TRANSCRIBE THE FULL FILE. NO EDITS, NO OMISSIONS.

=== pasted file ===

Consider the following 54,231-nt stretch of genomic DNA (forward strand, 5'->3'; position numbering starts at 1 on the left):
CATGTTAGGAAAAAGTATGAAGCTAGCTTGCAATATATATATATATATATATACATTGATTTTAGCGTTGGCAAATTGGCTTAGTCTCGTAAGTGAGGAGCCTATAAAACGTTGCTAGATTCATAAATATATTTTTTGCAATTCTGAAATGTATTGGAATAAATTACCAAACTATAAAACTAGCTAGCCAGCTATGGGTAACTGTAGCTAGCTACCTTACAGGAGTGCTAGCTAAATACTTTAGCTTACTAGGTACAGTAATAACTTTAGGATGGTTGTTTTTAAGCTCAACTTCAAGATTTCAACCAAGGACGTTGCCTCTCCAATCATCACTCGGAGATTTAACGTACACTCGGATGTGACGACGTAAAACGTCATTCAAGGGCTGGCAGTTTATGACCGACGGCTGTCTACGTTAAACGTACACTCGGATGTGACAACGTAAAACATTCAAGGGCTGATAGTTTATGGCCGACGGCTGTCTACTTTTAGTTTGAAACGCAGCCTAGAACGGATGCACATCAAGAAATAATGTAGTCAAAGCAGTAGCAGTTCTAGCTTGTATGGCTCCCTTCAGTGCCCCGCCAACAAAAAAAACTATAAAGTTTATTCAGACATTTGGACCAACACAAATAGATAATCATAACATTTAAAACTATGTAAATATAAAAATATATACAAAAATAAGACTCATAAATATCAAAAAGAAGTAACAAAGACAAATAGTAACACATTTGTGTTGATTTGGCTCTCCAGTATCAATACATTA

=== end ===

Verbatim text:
Consider the following 54,231-nt stretch of genomic DNA (forward strand, 5'->3'; position numbering starts at 1 on the left):
CATGTTAGGAAAAAGTATGAAGCTAGCTTGCAATATATATATATATATATATACATTGATTTTAGCGTTGGCAAATTGGCTTAGTCTCGTAAGTGAGGAGCCTATAAAACGTTGCTAGATTCATAAATATATTTTTTGCAATTCTGAAATGTATTGGAATAAATTACCAAACTATAAAACTAGCTAGCCAGCTATGGGTAACTGTAGCTAGCTACCTTACAGGAGTGCTAGCTAAATACTTTAGCTTACTAGGTACAGTAATAACTTTAGGATGGTTGTTTTTAAGCTCAACTTCAAGATTTCAACCAAGGACGTTGCCTCTCCAATCATCACTCGGAGATTTAACGTACACTCGGATGTGACGACGTAAAACGTCATTCAAGGGCTGGCAGTTTATGACCGACGGCTGTCTACGTTAAACGTACACTCGGATGTGACAACGTAAAACATTCAAGGGCTGATAGTTTATGGCCGACGGCTGTCTACTTTTAGTTTGAAACGCAGCCTAGAACGGATGCACATCAAGAAATAATGTAGTCAAAGCAGTAGCAGTTCTAGCTTGTATGGCTCCCTTCAGTGCCCCGCCAACAAAAAAAACTATAAAGTTTATTCAGACATTTGGACCAACACAAATAGATAATCATAACATTTAAAACTATGTAAATATAAAAATATATACAAAAATAAGACTCATAAATATCAAAAAGAAGTAACAAAGACAAATAGTAACACATTTGTGTTGATTTGGCTCTCCAGTATCAATACATTA